Russian, Slovanian firms aid DOE in evaluating nuclear-power plant

By Lenie Lectura – August 30, 2017

from Business Mirror

NUCLEAR-POWER experts from firms in Russia and Slovania are assessing the chances of a possible revival of the mothballed Bataan Nuclear Power Plant (BNPP).

The Department of Energy (DOE) said on Wednesday representatives of the Rosatom State Atomic Energy Corp., the regulatory body of the Russian nuclear complex, and Slovania’s Gen Energija, are in the country “to make a preliminary assessment of the possibility and viability of rehabilitating the plant.”

“The DOE Nepio [Nuclear Energy Programme Implementing organization], headed by Energy Undersecretary Donato Marcos, together with representatives from the Philippine Nuclear Research Institute [PNRI] and NPC [National Power Corp.], started the kick-off meeting with representatives from Russia’s Rosatom, Slovenia’s Gen Enerjia and internationally known nuclear firm Worley Parsons at the NPC Nuclear Village in Bagac, Bataan, on August 30,” an advisory from the agency stated.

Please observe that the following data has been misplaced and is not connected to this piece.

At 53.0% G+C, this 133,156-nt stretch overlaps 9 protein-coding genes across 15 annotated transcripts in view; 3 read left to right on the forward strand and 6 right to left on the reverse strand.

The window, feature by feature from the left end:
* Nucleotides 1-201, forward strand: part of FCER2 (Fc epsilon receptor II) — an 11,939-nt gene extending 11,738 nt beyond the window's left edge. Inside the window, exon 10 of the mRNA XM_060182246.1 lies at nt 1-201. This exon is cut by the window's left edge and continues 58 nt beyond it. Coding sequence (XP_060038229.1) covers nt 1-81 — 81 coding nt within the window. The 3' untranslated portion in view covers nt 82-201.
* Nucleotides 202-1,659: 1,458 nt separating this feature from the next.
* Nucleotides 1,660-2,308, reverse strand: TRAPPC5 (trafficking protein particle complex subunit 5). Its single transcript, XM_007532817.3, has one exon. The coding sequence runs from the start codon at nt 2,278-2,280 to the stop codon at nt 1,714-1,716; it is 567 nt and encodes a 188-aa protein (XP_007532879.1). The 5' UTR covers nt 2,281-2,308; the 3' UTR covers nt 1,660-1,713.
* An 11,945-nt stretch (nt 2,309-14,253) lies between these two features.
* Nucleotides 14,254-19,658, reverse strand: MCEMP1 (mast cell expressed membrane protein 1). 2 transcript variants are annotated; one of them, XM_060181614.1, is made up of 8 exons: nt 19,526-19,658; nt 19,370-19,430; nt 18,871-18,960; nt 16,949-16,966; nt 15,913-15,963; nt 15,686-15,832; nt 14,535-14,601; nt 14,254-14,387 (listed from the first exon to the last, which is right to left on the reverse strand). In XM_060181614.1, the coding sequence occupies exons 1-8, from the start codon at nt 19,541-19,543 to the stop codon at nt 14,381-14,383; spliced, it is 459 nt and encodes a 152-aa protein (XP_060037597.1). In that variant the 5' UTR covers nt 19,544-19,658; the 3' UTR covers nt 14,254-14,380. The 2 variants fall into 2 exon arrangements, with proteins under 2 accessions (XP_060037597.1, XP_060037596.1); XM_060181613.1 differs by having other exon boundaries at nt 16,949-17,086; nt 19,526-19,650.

The activity will define the scope of work for the prefeasibility study of the possible rehabilitation of BNPP. According to the agency, the study is being provided by Rosatom for free as part of the cooperation between the Philippines and Russia.

Seven working groups have been established to undertake the study, which would start next month. The conduct of a study will take two months.

The 620-megawatt (MW) BNPP is the country’s first and only attempt at nuclear-power development. It was supposed to be the first of two nuclear plants to be built in the northern province of Bataan. It was also the first nuclear power plant in Southeast Asia, and was identified as a solution to the 1973 oil crisis that had adversely affected the global economy, including the Philippines.

The project, however, was mothballed in the wake of the Chernobyl disaster in 1986. But clamor for the reopening of the BNPP was revived during the power crisis in the 1990s and the skyrocketing oil prices in 2007.

During these periods, the DOE actually came close to reconsidering nuclear power as a potential energy source for the country.

But then the Fukushima nuclear-plant incident occurred in 2011, creating global panic and concerns about the safety and integrity of nuclear plants.

In March the DOE identified Sulu as among the areas being eyed for a modular nuclear-power plant, with a capacity of 100 MW at most.